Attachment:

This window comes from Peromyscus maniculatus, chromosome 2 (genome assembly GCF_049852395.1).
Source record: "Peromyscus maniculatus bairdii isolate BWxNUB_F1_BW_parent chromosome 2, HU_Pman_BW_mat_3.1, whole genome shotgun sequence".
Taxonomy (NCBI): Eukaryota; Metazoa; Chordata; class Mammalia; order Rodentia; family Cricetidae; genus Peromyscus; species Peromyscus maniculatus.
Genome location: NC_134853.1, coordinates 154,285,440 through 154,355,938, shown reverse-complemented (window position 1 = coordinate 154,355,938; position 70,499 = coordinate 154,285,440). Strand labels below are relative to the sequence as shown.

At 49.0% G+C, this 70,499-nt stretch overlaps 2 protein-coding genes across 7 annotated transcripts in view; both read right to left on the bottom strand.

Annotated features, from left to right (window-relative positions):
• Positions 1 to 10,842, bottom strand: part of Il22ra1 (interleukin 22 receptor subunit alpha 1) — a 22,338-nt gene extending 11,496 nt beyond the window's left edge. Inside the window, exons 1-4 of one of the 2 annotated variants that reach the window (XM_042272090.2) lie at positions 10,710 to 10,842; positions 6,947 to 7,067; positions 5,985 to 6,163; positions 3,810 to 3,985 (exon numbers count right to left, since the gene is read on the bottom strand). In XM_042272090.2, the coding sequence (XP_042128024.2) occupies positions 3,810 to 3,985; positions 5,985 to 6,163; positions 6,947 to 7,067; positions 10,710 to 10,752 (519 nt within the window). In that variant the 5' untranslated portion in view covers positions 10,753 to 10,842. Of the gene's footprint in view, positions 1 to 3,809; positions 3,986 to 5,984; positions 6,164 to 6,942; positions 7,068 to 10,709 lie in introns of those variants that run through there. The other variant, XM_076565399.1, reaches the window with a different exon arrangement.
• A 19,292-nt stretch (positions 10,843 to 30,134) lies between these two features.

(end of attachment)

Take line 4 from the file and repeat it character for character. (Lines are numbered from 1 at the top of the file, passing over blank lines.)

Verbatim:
Genome location: NC_134853.1, coordinates 154,285,440 through 154,355,938, shown reverse-complemented (window position 1 = coordinate 154,355,938; position 70,499 = coordinate 154,285,440). Strand labels below are relative to the sequence as shown.